Top 10 Largest Deserts

By | March 2, 2023

Most people will think of a desert as a large dry sand plain, such as the Sahara. However, desert is defined as an area with less than 200 mm of precipitation per year, which means that there is relatively little fauna. The Sand Desert is only one of the five types of deserts, furthermore there are: rock deserts, gravel deserts, salt deserts and ice deserts. Check globalsciencellc for list of top 10 highest mountains in Spain.

10. Great Basin Desert

The Great Basin Desert is the largest desert in the United States. It covers an area of ​​492,000 square kilometers. To the west lies the famous Sierra Nevada Range and to the east the equally famous Rocky Mountains. Furthermore, the desert is bordered by the Columbia Plateau (in the north) and two other deserts (in the south), namely the Mojave and the Sonoran desert. Typical for this desert (compared to the surrounding deserts) is that it does not contain creosote bushes. After all, it is a so-called ‘scrub desert’, where little or no rain falls.

9. Syro-Arabian Desert

This desert is also referred to as the ‘Syrian Desert’ for short. It is a combination of steppe and desert in the North Arabian Peninsula. The desert is almost 520,000 square kilometers in size, of which more than 500,000 square kilometers run across Syrian territory. The stony and flat area is essentially part of the Al-Hamad, which includes parts of Turkey, Syria, Iraq, Jordan and Saudi Arabia. Historically, its oases are inhabited by the Bedouin.

8. Great Victoria Desert

With an area of ​​647,000 square kilometers, the Great Victoria Desert is Australia’s largest desert. It consists of many small sand hills, some grasslands, highly concentrated gravel plains and salt lakes. The desert takes its name from the British explorer Ernest Giles. In 1875 he was the first European ever to cross the plain. He named his discovery after the then British Queen Victoria.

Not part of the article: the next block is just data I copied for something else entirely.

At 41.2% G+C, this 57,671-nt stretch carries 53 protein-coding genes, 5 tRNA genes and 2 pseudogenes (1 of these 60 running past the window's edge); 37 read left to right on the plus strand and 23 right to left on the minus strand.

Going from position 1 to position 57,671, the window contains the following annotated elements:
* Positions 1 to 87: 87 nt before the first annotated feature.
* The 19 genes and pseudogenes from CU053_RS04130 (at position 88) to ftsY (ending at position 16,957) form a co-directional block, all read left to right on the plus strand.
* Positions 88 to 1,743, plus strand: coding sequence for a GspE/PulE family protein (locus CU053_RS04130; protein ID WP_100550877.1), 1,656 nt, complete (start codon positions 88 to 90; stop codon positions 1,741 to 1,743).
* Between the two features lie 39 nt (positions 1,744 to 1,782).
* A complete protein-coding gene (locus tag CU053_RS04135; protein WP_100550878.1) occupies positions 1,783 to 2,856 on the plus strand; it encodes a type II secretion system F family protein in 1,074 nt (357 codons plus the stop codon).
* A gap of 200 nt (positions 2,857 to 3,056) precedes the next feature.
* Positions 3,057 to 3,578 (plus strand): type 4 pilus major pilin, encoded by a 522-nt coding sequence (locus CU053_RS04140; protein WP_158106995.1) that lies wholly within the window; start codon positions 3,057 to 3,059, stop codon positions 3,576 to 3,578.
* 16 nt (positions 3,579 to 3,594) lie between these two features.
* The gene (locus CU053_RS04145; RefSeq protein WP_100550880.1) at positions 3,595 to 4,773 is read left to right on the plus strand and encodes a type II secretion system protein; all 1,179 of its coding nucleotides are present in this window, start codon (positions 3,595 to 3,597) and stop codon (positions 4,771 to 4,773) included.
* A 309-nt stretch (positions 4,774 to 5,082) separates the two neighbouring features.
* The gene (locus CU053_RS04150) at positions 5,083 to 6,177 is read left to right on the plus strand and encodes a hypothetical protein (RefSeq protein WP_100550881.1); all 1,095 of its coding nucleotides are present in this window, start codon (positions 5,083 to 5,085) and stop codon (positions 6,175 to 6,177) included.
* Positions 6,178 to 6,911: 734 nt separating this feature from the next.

7. Patagonian Desert

This is the largest desert in Argentina. It is also called the ‘Patagonia Desert’ or ‘Patagonian Steppe’. The desert covers an area of ​​673,000 square kilometers, mostly by Argentina, but also partly by Chile. To the west, the vast plain is bordered by the Andes Mountains and to the east by the Atlantic Ocean. Typographically, the desert consists of table landscapes interspersed with massive mountain groups and interspersed with river valleys and deep gorges. The western parts of the steppe are home to glacial lakes and slowly slide into barren mountain regions or icy forests. Since the arrival of all kinds of migrants in the 19th century, the desert has been relatively heavily inhabited, slowly lifting it out of its isolation. The land is now mainly used for keeping cattle, sheep and horses.

6. Kalahari

The Kalahari Desert is a large, semi-arid, sandy savanna. Its area of ​​900,000 square kilometers runs through South Africa, particularly in parts of Namibia and the Republic of South Africa. At the same time, the desert also covers a large part of Botswana. The Kalahari is actually a semi-desert. Extensive areas of grassland run through it. These are perfect for grazing after a decent rainfall. That is why the Kalahari contains a more extensive fauna and flora than a ‘real’ desert. It offers shelter to a multitude of migratory birds and animals. Historically, it was even home to some extraordinary wildlife with everything from elephants to giraffes, lions and cheetahs. Today, however, mostly farm cattle graze near the riverbeds of the Kalahari. Fences control the range of the wilder animals.